Seventy Native Plants You Can Grow in Town or Country
J. Robert Smith with Beatrice S. Smith
University of Wisconsin Press, 1980

Prairie plants are among the toughest of all ornamentals. While they fascinate gardeners with their beauty and versatility, they require little maintenance. They are highly resistant to insect and disease damage, and they need not be replanted every year.

    In recent years, the idea of growing prairie plants has gained increasing appeal among gardeners. Bob and Beatrice Smith have prepared this practical growing guide—based on their more than fourteen years of experience and experimentation—for all people who wish to grow prairie plants. The Smiths, who have grown all the plants they discuss here, share their wealth of experience with the reader. They recommend the best sites, tell how to plan and prepare the site and how to treat and plant seeds, and share important tips on propagation, transplanting, and managing the prairie garden or landscape. To aid in both planning and identification, the book includes full-color illustrations of all seventy plants.  


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Public Health in the Town of Boston, 1630–1822
John B. Blake
Harvard University Press

In this book, based almost exclusively on original source material, Dr. Blake takes a detailed look at the public health history of the town of Boston. Historically, the author tells us, public health may be viewed as the science and art of preventing disease and promoting health through organized community activity. A significant part of this study is the insight it offers into the early attitudes toward disease and death as well as other basic political, social, and economic questions.

Dr. Blake outlines the development of public health practice from occasional emergency measures to a continuing program for the prevention and control of certain epidemic diseases. The introduction and increasing use of smallpox inoculation and later of vaccination are described and their importance evaluated. The book also discusses the further developments in the 1790s and the following two decades that resulted from a series of yellow-fever epidemics in northern seaports, including the establishment of a board of health and its efforts to prevent recurrence of this disease. The prevention of other endemic infectious diseases, though far more important in their effect on the community’s health, was largely neglected. Nevertheless, the principles of notification, isolation, and quarantine had been established and the need for governmental activity to protect the public health, for special public health officials, and for expenditure of tax money for public health purposes had been recognized.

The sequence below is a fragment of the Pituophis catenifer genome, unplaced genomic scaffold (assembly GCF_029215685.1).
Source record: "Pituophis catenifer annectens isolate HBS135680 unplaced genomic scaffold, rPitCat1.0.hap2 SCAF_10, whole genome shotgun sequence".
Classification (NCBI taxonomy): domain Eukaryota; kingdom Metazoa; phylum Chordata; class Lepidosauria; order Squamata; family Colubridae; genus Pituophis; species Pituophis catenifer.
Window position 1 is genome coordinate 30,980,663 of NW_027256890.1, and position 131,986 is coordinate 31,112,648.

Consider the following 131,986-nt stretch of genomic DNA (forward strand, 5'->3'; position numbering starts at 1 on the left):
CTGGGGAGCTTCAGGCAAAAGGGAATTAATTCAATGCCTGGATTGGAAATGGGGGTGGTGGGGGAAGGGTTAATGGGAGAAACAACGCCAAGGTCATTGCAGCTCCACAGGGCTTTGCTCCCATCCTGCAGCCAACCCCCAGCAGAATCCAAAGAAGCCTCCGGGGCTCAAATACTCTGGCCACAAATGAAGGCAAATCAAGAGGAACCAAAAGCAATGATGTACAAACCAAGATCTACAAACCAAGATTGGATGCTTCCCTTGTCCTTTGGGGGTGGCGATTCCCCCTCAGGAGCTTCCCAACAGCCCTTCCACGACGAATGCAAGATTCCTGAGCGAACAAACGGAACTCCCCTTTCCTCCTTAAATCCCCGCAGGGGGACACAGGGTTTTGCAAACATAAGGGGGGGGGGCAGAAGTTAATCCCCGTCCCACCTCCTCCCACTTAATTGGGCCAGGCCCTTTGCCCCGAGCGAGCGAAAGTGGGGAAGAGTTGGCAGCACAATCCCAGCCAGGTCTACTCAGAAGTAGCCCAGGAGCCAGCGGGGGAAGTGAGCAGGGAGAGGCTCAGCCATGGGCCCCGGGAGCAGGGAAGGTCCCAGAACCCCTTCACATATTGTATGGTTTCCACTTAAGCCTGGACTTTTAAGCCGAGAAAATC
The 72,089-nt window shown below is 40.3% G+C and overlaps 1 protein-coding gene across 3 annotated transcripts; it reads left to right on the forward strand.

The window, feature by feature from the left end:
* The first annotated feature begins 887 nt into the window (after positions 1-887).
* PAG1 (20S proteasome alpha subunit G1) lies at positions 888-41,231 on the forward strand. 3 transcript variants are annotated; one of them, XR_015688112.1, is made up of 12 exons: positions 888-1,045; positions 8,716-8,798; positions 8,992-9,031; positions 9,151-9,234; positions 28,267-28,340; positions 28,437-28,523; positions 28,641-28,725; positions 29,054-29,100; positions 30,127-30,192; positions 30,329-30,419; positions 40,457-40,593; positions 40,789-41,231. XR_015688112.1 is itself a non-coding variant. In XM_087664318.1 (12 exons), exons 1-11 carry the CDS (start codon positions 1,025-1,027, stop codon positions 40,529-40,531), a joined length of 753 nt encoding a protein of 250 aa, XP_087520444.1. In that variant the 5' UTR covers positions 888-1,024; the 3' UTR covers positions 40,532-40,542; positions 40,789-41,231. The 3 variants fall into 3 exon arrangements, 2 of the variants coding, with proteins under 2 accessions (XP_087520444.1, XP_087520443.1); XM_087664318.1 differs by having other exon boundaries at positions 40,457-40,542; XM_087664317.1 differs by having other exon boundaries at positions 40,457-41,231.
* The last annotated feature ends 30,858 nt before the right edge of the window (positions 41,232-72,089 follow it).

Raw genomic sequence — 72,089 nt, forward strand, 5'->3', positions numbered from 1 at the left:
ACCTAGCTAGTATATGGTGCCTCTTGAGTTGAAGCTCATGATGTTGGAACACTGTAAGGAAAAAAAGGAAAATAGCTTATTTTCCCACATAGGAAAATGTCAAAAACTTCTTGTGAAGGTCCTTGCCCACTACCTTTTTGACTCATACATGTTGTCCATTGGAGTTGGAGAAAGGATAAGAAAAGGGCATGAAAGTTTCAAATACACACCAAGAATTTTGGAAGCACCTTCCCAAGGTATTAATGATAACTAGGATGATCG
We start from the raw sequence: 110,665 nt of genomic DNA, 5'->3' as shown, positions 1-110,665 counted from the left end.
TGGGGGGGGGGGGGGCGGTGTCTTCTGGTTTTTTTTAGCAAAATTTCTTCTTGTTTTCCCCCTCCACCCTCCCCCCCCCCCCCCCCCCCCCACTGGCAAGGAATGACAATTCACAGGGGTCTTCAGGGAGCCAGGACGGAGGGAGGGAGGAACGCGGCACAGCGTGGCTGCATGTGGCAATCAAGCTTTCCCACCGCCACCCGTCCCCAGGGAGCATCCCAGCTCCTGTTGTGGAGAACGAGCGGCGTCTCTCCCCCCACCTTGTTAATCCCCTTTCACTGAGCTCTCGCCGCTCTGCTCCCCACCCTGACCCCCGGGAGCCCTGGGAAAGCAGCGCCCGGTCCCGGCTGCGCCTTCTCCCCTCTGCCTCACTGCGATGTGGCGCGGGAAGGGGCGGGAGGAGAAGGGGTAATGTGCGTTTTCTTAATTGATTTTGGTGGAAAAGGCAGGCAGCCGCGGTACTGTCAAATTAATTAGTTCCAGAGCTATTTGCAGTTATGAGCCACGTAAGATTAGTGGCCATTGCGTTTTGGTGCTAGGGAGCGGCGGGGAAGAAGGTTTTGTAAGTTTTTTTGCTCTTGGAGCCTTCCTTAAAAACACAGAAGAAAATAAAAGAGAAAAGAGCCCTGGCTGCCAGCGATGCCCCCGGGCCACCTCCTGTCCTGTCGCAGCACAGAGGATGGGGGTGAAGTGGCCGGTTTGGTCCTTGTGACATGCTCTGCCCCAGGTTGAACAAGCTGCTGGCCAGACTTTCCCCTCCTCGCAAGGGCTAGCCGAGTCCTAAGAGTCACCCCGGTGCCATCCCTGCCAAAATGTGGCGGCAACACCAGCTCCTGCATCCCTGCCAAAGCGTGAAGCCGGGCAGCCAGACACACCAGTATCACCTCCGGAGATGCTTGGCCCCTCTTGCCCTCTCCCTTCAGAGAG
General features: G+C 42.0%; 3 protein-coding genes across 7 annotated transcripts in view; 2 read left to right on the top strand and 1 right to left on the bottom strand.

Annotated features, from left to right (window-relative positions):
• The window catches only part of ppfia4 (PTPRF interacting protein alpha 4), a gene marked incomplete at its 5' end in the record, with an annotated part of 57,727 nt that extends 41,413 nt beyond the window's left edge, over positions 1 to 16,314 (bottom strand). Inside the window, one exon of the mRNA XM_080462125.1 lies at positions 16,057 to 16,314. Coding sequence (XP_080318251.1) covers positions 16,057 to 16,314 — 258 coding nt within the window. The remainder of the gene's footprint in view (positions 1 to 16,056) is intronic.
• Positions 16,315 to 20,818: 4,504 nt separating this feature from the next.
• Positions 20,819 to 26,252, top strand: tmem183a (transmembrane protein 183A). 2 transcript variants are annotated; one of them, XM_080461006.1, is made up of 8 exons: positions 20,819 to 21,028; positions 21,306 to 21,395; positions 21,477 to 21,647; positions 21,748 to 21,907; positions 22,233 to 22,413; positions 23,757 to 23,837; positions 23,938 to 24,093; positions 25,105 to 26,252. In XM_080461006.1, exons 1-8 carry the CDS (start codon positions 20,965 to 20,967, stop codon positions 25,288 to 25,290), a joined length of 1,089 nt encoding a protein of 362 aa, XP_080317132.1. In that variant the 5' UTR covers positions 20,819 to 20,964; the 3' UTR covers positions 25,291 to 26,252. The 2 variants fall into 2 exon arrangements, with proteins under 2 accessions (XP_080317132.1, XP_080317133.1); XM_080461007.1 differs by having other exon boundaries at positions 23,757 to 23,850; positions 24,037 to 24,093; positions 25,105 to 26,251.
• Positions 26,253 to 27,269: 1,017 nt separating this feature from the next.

This study, restricted in time to the period before Boston became a city (1630–1822), deals with the early years of the public health movement, a period that has been largely neglected. In comparing Boston’s experience with that of other colonies and England, Dr. Blake presents the European background in both the theory and practice of epidemiology and public health. The colonies themselves, whose differences caused many contemporaries to despair of their ever becoming a single nation, were yet bound by an essential homogeneity. “By and large they had the same language, the same religion, the same inheritance of British social and political ideals. And by and large they had the same diseases. Thus the history of public health in Boston becomes significant for the whole American experience.”


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Saltillo, 1770-1810
Town and Region in the Mexican North
Leslie S. Offutt
University of Arizona Press, 2001
At the end of the eighteenth century, the community of Saltillo in northeastern Mexico was a thriving hub of commerce. Over the previous hundred years its population had doubled to 11,000, and the town was no longer limited to a peripheral role in the country's economy. Leslie Offutt examines the social and economic history of this major late-colonial trading center to cast new light on our understanding of Mexico's regional history. Drawing on a vast amount of original research, Offutt contends that northern Mexico in general has too often been misportrayed as a backwater frontier region, and she shows how Saltillo assumed a significance that set it apart from other towns in the northern reaches of New Spain. Saltillo was home to a richly textured society that stands in sharp contrast to images portrayed in earlier scholarship, and Offutt examines two of its most important socioeconomic groups—merchants and landowners—to reveal the complexity and vitality of the region's agriculture, ranching, and trade. By delineating the business transactions, social links, and political interaction between these groups, she shows how leading merchants came to dominate the larger society and helped establish the centrality of the town. She also examines the local political sphere and the social basis of officeholding—in which merchants generally held higher-status posts—and shows that, unlike other areas of late colonial Mexico, Saltillo witnessed little conflict between creoles and peninsulars. The growing significance of this town and region exemplifies the increasing complexity of Mexico's social, economic, and political landscape in the late colonial era, and it anticipates the phenomenon of regionalism that has characterized the nation since Independence. Offutt's study reassesses traditional assumptions regarding the social and economic marginality of this trading center, and it offers scholars of Mexican and borderlands studies alike a new way of looking at this important region.